Hunger does not take a day off. It does not take a vacation. It is omnipresent. If you are struggling to put food on the table, it a 24-7 proposition.
Thanks to modern technology, the US produces considerably more food than its population, as a whole, needs. Indeed, it exports much of its excess food. So, paradoxically, why do so many Americans constantly struggle to get enough food? Why is there this sizeable disconnect? Well, for one thing, we waste tremendous amounts of it. Think of how much food you throw out on a daily basis. Think how much food restaurants throw out. We order oversized portions and extra dishes and don’t finish them. Big eyes, small stomachs. Remember, that your parents used to exhort you to “eat everything on your plate” by telling you that “people are starving in China?” Well, add to that the fact that people are starving right here in the US.
Statistics vary from year to year and from study to study, but roughly one of seven households (that’s roughly 40 million people, folks), suffer from what the USDA euphemistically calls “food insecurity,” or the “lack of access, at times, to enough food for all household members.” Leave it to the government to come up with such a term.
When one hears about food insecurity, one conjures up visions of Appalachia or the rural South. The fact of the matter is that studies show that food insecurity is present, to some degree, in virtually every county in the country. Other findings (some of which may surprise you, others, not):
- The federal government spends some $50 billion annually on various food programs. The largest and best known of these is the Supplemental Nutrition Assistance Program (SNAP), formerly known as “food stamps.” That is a huge amount, but hunger has persisted at fairly consistent levels from year to year. Why? It is either insufficient or, more likely, a lot of it is being wasted somehow.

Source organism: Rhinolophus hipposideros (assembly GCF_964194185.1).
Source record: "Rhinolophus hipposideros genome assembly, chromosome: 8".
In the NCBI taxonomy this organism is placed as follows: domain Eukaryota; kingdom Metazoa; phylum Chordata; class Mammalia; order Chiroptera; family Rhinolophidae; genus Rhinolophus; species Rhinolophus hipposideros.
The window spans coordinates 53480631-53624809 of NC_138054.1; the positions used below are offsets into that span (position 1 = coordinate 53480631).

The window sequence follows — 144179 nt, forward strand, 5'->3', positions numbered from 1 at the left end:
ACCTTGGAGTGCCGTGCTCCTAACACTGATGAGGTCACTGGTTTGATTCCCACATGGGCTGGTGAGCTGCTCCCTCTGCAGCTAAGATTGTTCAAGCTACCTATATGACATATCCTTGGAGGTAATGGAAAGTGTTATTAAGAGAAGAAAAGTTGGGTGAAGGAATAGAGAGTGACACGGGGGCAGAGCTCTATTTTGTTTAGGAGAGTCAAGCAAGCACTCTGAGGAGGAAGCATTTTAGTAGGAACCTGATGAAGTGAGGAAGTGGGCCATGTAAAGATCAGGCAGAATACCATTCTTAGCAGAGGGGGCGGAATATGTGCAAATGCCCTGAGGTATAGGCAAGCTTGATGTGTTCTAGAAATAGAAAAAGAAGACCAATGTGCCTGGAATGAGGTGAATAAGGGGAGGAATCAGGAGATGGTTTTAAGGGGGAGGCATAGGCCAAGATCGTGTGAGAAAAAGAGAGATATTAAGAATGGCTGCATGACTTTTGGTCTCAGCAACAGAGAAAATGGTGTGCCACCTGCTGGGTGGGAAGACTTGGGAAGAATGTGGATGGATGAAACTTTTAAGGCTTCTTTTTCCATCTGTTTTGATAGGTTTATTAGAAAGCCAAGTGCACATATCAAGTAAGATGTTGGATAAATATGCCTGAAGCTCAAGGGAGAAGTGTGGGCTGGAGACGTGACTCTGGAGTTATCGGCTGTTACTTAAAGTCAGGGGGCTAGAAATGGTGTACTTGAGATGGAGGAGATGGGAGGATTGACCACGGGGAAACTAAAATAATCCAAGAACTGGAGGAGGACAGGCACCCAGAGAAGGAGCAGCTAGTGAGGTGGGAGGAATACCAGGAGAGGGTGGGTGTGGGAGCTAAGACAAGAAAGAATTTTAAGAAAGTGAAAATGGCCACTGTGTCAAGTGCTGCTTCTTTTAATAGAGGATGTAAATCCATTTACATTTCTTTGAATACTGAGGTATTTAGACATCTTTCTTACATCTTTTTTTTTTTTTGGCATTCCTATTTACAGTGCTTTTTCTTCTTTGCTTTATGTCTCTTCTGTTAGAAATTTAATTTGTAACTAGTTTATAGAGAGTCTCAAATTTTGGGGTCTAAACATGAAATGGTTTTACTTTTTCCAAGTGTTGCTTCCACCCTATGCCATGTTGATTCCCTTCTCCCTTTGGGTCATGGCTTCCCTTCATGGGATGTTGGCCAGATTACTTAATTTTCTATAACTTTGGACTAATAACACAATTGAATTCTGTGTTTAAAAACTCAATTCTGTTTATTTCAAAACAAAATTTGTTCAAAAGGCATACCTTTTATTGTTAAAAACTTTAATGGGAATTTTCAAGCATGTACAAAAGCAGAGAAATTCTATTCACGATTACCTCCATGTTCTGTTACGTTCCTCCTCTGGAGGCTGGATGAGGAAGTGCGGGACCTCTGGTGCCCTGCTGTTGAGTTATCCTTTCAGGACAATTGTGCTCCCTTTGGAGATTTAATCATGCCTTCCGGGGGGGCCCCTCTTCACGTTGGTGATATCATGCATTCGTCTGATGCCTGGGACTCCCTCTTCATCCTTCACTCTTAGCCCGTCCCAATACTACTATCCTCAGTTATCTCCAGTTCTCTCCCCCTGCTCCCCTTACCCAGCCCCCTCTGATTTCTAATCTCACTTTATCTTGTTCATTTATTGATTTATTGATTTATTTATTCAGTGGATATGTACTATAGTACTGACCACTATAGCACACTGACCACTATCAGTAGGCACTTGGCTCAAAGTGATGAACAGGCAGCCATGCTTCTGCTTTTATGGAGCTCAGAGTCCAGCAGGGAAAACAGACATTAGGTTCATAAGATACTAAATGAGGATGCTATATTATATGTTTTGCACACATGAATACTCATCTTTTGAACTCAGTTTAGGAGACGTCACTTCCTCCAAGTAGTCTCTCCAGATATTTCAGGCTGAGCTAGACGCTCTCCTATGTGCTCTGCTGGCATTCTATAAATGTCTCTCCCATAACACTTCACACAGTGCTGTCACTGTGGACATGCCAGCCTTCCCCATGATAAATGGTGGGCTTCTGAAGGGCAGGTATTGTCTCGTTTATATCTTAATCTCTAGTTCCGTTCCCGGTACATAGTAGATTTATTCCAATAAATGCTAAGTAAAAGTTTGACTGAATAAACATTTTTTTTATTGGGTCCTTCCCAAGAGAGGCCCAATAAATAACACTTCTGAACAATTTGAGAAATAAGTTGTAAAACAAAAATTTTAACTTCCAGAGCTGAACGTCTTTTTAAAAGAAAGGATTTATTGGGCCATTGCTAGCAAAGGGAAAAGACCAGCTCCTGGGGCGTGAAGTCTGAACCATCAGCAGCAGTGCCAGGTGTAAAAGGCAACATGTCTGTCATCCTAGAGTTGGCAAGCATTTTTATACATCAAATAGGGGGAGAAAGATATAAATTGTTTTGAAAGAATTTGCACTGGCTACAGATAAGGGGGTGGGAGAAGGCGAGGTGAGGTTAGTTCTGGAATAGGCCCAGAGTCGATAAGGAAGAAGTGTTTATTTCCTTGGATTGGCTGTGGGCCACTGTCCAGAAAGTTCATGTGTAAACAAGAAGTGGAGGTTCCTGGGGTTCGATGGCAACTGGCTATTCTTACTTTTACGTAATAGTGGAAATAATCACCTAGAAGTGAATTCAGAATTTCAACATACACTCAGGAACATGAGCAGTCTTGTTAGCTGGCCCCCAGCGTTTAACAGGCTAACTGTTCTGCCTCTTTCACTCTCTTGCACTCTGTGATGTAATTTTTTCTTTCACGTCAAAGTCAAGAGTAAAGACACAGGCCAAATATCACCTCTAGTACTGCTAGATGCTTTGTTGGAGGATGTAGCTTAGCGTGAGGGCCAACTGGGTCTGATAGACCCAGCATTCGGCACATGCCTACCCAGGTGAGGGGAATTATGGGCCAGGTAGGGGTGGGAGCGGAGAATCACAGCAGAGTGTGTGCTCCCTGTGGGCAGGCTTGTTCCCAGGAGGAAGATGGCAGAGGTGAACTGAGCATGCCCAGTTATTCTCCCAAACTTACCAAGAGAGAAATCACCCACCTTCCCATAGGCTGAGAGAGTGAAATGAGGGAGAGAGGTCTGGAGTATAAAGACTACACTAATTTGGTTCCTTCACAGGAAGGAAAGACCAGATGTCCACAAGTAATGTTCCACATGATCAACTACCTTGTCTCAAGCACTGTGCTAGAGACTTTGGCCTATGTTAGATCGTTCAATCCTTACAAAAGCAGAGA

- The states with the highest incidence are Mississippi and Arkansas with 21%. North Dakota has the lowest at 8%.
- The rate is substantially higher in households headed up by a single parent, male or female, a Hispanic or an African American. There are many reasons for this, but that analysis is beyond the scope of this blog.
- Obviously hunger generally goes hand-in-hand with poverty, but, according to a 2012 study by the UCLA Center for Health Policy some middle class families also suffer from food insecurity.
- Poor people are often unable to purchase enough food, and government programs can be insufficient, so despite the excess mentioned above, they go hungry. For example, some 20 million school children receive free or reduced-price lunch in school, but less than half of them get breakfast at home, or, even lunch, during school vacations. The plight of children can be illustrated further by the fact that almost one-half of the participants in SNAP are under 18.
- Sadly, various studies have shown that these children have a higher incidence of physical and psychological problems due to malnutrition. They tend to get sick more often, and their illnesses linger longer. Additionally, they do not relate as well to their peers, nor do as well academically. In my opinion, the plight of these children is the most unfortunate aspect of this situation, as they are merely victims of the circumstances of their birth. Moreover, they will have a considerable uphill battle to succeed in life.